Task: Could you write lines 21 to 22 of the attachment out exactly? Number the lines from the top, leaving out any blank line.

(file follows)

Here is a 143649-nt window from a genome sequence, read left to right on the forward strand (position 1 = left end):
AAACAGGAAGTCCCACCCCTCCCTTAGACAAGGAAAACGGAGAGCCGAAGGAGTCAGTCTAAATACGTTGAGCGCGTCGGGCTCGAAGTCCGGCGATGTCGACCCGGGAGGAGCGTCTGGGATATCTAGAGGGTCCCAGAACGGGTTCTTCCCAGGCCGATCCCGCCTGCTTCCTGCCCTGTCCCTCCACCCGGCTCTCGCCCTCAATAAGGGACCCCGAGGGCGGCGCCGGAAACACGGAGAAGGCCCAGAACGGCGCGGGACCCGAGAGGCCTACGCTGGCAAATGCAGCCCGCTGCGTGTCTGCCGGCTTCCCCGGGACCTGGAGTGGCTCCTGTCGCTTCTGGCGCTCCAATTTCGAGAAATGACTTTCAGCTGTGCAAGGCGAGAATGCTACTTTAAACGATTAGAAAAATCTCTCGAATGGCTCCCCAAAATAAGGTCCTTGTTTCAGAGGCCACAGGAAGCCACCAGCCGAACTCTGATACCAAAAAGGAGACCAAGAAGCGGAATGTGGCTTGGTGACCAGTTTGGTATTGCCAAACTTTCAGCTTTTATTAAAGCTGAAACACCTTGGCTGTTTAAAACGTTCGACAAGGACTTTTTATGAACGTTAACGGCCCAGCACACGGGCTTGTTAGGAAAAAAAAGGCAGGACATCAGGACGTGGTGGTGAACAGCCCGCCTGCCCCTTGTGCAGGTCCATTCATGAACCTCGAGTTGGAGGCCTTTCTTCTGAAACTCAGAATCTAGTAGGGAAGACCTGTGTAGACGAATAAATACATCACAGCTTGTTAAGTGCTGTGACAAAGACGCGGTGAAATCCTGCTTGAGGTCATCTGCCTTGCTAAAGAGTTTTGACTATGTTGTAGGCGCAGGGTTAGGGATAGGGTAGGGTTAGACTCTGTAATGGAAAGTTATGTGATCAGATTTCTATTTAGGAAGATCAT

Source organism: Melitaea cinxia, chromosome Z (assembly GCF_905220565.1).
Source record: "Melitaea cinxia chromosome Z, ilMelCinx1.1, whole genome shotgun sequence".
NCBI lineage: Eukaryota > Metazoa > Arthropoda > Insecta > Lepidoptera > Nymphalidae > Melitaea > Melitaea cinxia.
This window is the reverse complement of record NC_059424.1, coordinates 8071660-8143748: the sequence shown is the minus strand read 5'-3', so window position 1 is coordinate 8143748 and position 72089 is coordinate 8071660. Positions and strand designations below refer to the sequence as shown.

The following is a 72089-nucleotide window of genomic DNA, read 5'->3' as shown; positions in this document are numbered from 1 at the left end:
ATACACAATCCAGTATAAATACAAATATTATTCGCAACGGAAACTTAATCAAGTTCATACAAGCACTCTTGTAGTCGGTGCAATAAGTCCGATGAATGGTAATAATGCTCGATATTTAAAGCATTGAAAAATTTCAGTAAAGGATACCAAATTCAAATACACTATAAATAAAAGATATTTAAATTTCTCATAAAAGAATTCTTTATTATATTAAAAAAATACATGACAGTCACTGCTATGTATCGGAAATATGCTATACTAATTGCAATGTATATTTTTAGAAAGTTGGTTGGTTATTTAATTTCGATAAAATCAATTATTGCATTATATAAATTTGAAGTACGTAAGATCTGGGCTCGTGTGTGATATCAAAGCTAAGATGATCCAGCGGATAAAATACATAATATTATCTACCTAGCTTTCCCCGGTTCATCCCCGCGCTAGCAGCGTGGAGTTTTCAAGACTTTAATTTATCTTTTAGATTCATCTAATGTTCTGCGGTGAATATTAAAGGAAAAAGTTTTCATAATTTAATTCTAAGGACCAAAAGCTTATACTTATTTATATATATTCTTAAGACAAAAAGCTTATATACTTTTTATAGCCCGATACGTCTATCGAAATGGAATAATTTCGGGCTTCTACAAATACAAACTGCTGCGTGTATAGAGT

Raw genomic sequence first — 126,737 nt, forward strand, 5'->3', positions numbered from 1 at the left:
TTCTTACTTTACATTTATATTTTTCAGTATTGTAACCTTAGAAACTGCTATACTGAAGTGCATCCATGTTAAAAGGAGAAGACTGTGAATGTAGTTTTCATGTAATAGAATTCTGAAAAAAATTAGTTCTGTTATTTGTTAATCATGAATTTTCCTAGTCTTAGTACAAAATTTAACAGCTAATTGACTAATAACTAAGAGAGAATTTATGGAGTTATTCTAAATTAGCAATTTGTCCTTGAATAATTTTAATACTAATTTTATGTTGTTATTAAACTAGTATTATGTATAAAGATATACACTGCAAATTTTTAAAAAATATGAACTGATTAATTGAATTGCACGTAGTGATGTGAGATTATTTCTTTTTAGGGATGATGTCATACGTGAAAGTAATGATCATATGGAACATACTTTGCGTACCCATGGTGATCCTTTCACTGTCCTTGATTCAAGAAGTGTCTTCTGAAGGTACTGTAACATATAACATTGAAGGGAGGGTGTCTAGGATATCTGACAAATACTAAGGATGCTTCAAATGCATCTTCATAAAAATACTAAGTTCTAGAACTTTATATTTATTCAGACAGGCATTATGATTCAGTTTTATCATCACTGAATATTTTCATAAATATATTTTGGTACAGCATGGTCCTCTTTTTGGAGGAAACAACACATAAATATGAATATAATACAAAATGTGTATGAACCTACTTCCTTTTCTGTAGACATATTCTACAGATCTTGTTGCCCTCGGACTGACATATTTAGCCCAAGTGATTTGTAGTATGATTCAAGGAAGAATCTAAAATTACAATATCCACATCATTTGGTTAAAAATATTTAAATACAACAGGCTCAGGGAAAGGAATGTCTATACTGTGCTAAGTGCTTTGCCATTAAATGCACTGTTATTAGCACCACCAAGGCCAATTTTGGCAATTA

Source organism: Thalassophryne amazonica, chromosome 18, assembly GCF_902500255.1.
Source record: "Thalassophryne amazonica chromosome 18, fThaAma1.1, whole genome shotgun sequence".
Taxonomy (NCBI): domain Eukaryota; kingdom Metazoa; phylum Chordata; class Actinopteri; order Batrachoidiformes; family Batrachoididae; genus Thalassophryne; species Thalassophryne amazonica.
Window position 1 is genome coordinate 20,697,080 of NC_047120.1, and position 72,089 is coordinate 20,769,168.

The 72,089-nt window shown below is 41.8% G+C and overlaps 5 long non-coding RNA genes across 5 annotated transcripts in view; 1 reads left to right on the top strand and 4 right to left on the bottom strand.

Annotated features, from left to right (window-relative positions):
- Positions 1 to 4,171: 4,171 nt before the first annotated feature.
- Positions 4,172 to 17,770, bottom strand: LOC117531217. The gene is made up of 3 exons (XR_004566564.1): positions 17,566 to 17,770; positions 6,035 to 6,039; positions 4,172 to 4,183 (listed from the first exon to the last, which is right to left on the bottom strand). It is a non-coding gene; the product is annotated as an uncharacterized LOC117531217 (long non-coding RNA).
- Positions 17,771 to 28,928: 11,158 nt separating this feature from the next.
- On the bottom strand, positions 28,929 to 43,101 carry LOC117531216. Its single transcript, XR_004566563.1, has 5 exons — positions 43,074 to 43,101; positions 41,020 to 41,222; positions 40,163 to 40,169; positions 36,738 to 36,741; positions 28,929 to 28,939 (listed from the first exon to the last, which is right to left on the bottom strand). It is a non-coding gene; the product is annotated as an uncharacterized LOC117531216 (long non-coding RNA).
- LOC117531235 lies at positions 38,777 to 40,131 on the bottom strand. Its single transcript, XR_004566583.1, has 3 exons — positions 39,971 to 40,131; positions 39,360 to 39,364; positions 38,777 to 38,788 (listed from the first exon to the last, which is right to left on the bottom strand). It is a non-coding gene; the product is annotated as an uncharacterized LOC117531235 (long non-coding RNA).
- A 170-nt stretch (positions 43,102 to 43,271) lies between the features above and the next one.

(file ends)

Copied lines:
- LOC117531235 lies at positions 38,777 to 40,131 on the bottom strand. Its single transcript, XR_004566583.1, has 3 exons — positions 39,971 to 40,131; positions 39,360 to 39,364; positions 38,777 to 38,788 (listed from the first exon to the last, which is right to left on the bottom strand). It is a non-coding gene; the product is annotated as an uncharacterized LOC117531235 (long non-coding RNA).
- A 170-nt stretch (positions 43,102 to 43,271) lies between the features above and the next one.